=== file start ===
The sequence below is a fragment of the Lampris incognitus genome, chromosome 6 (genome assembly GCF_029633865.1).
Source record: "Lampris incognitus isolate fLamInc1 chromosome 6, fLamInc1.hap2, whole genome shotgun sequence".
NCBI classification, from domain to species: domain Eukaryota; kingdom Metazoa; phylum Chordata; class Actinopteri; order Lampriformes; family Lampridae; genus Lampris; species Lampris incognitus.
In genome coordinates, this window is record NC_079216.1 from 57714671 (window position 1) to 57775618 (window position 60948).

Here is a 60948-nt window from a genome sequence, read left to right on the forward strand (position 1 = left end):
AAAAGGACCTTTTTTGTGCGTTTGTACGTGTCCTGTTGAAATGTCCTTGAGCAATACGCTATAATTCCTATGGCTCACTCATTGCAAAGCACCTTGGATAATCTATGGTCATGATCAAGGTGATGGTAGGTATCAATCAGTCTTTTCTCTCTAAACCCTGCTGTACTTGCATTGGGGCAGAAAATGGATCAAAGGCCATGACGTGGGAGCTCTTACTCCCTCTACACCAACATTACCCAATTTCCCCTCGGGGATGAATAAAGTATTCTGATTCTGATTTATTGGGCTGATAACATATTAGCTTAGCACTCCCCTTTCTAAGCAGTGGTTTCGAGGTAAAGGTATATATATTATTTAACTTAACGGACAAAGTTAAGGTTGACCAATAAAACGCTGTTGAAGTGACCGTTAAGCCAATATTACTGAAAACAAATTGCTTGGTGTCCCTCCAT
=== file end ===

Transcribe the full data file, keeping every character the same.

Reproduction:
The sequence below is a fragment of the Lampris incognitus genome, chromosome 6 (genome assembly GCF_029633865.1).
Source record: "Lampris incognitus isolate fLamInc1 chromosome 6, fLamInc1.hap2, whole genome shotgun sequence".
NCBI classification, from domain to species: domain Eukaryota; kingdom Metazoa; phylum Chordata; class Actinopteri; order Lampriformes; family Lampridae; genus Lampris; species Lampris incognitus.
In genome coordinates, this window is record NC_079216.1 from 57714671 (window position 1) to 57775618 (window position 60948).

Here is a 60948-nt window from a genome sequence, read left to right on the forward strand (position 1 = left end):
AAAAGGACCTTTTTTGTGCGTTTGTACGTGTCCTGTTGAAATGTCCTTGAGCAATACGCTATAATTCCTATGGCTCACTCATTGCAAAGCACCTTGGATAATCTATGGTCATGATCAAGGTGATGGTAGGTATCAATCAGTCTTTTCTCTCTAAACCCTGCTGTACTTGCATTGGGGCAGAAAATGGATCAAAGGCCATGACGTGGGAGCTCTTACTCCCTCTACACCAACATTACCCAATTTCCCCTCGGGGATGAATAAAGTATTCTGATTCTGATTTATTGGGCTGATAACATATTAGCTTAGCACTCCCCTTTCTAAGCAGTGGTTTCGAGGTAAAGGTATATATATTATTTAACTTAACGGACAAAGTTAAGGTTGACCAATAAAACGCTGTTGAAGTGACCGTTAAGCCAATATTACTGAAAACAAATTGCTTGGTGTCCCTCCAT